iTunes. It’s the software that many of us use begrudgingly for listening to music, purchasing content, syncing with our devices and watching videos. Mac users get it as part of OS X, whether they want it or not, but Windows users need to download it, to be able to synchronise their music libraries with their various iDevices.
Apple is known for its great hardware design (with just a few exceptions), and people like me are very loyal to our iPhones due to its (in my opinion) superior user interface. So why did iTunes, one of Apple’s most-used desktop computer programs, become so hated by its users? Why would writer and Guardian journalist Charlie Brooker describe it as ‘…a hideous binary turd that transforms the sparkling world of music and entertainment into a stark, unintuitive spreadsheet‘?
To find out how iTunes came to be the bloated mess that it now is, we need to look back into its history.
A brief history of iTunes
iTunes has not always been called iTunes. Way back in the late 1990s, it was called ‘SoundJam’, and was written by an independent third-party developer for the original Mac OS System 9. Apple later bought out the developers, releasing iTunes 1.0 in 2001, which built on SoundJam’s features and added the ability to burn CDs with tracks from the user’s library. Fundamentally, the basic music management features of iTunes are largely unchanged in 15 years.
iTunes 2.0 was the first release for Mac OS X, and the first to support Apple’s brand new music player, the iPod. This took iTunes from being an application that simply managed music on your computer and your CDs, to your iPod as well.
Version 4.0 and 4.1 were big steps forward for iTunes. Version 4.0 brought the iTunes Music Store (later just the iTunes Store when it expanded to other content), and 4.1 brought iTunes to Windows for the first time. Adding the iTunes Store added another layer of complexity to an application that already did quite a lot of different things.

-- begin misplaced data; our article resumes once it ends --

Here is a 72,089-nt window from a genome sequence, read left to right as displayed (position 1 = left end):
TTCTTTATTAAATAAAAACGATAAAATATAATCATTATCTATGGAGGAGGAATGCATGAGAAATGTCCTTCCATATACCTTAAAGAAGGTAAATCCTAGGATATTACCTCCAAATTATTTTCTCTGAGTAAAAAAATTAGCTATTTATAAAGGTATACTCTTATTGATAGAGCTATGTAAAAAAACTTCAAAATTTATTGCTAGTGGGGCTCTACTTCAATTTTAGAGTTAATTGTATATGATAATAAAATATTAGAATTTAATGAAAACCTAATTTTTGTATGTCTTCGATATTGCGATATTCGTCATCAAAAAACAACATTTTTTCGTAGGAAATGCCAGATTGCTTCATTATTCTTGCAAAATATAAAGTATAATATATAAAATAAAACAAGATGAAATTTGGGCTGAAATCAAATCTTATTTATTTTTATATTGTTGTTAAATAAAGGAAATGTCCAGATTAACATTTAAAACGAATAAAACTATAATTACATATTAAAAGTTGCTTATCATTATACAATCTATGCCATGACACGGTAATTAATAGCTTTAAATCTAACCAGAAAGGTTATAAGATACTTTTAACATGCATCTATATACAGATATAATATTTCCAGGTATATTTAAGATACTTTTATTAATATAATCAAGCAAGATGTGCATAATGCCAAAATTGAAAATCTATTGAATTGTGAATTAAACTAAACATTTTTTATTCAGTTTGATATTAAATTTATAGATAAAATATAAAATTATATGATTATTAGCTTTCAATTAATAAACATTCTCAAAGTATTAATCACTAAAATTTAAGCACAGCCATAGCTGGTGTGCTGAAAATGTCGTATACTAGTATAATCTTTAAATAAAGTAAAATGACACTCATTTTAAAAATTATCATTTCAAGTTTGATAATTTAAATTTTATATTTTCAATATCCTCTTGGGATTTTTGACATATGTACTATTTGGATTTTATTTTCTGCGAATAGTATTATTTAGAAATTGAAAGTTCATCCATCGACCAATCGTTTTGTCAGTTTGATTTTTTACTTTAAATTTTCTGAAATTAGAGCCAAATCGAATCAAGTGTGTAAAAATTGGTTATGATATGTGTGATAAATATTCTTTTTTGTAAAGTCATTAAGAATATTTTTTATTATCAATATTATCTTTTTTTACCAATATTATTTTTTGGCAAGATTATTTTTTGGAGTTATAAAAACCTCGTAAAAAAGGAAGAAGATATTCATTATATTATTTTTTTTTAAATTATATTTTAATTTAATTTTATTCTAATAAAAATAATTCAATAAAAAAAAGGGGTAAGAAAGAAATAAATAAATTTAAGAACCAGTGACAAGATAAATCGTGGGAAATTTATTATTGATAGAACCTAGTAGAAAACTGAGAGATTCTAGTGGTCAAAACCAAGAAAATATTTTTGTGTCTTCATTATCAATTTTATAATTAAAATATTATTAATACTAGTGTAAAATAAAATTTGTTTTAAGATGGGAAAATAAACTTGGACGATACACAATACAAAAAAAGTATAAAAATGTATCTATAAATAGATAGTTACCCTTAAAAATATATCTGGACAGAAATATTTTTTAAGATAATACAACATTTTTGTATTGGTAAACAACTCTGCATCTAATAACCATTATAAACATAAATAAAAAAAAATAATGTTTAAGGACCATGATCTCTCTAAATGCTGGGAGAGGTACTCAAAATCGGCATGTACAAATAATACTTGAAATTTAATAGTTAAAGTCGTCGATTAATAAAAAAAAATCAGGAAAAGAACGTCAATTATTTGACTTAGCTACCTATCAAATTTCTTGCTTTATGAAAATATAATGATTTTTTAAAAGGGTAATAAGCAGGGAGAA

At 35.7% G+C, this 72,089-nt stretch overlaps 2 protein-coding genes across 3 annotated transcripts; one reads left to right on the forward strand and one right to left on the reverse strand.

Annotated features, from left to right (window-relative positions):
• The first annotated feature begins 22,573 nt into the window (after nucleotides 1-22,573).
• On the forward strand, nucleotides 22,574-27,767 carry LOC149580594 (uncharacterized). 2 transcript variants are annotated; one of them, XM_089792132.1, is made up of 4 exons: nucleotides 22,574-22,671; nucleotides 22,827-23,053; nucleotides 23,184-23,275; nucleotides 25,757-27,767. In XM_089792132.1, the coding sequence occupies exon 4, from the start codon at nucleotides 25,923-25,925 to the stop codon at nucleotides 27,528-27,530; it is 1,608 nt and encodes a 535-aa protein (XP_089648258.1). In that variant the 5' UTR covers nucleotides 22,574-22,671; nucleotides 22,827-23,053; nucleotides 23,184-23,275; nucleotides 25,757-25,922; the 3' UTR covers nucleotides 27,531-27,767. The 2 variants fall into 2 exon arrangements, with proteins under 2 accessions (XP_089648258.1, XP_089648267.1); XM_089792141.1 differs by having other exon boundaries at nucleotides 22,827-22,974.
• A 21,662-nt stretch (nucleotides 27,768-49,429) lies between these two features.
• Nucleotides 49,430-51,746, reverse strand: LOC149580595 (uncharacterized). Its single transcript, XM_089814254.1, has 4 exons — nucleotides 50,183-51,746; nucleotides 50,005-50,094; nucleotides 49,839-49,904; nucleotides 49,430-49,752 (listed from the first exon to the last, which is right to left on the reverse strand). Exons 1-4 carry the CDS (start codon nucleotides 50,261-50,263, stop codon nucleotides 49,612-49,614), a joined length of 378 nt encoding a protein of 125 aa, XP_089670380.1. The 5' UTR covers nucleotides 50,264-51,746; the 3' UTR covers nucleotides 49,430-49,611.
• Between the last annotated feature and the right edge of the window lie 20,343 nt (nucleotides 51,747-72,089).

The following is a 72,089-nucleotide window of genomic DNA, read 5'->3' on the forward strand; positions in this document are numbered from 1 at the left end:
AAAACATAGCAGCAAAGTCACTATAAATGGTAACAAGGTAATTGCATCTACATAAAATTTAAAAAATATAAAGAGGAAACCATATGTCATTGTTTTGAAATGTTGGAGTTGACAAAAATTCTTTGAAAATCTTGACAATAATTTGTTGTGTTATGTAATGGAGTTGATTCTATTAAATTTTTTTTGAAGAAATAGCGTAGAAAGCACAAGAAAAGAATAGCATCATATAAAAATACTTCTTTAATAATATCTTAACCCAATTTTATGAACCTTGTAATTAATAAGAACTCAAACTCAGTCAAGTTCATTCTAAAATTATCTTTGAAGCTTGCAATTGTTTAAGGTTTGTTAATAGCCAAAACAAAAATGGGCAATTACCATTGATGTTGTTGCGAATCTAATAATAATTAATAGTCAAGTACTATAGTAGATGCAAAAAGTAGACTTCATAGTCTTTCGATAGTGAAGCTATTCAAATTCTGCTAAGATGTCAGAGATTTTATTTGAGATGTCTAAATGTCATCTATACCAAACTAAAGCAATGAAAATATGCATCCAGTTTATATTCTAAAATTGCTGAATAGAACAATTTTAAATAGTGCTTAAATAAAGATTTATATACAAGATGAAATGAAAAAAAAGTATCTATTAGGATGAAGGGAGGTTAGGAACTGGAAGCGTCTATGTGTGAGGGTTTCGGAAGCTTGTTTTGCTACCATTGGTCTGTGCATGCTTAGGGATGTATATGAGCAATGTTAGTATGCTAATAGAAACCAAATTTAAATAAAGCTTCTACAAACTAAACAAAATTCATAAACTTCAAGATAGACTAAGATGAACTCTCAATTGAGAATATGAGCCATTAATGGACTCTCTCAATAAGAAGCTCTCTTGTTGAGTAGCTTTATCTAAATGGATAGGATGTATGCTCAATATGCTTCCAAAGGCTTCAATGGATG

As Apple improved its iPod range, iTunes had to keep up. So the 2004 launch of the iPod Photo, with a colour screen for showing photos, saw photo syncing added to iTunes 4.7, and the launch of the fifth generation iPod Classic in 2005 meant that iTunes would gain support for video playback. By now, it was possible to use what was originally a program for managing music, to manage your movie and TV show libraries as well. Podcast support arrived in version 4.9.
2007 brought the first iPhone. Up until 2011’s release of iOS 5, iOS devices relied on iTunes for various tasks like software updates and backups, and so all of this had to be handled in the app as well. Ultimately, this led to a major redesign of the iTunes interface in 2012 (version 11), but it retained its underlying code and all of its numerous existing features. And iTunes 12 saw Apple Music, its new streaming service, bolted on to iTunes.
So what is iTunes now?
We know what iTunes was, when it first came out 15 years ago: a music library management program that let you play music, and import and export tracks to CDs. Its feature set has since ballooned into:
- an all-encompassing media and app store
- music and video player
- podcast manager
- internet radio player
- streaming music service
- CD ripper and burner
- mobile device sync and backup tool
- online music storage manager
All of these are rolled into one, monolithic app, which is supposed to run on both OS X and Windows. Whilst Apple controls OS X and iTunes’ integration with it, the Windows version has developed a reputation for being slow and a pain to update. iTunes for Windows actually includes a number of helper utilities (Apple Mobile Device Support, Bonjour, Apple Software Update and others) and I’ve lost count of the times when I’ve tried to update iTunes on Windows to find that the installation failed. Sometimes, you just have to uninstall and reinstall everything, which is time-consuming and far from ideal for a piece of software that is updated on a near bi-monthly basis. I wouldn’t be surprised if many Windows users still have old versions, due to updating issues.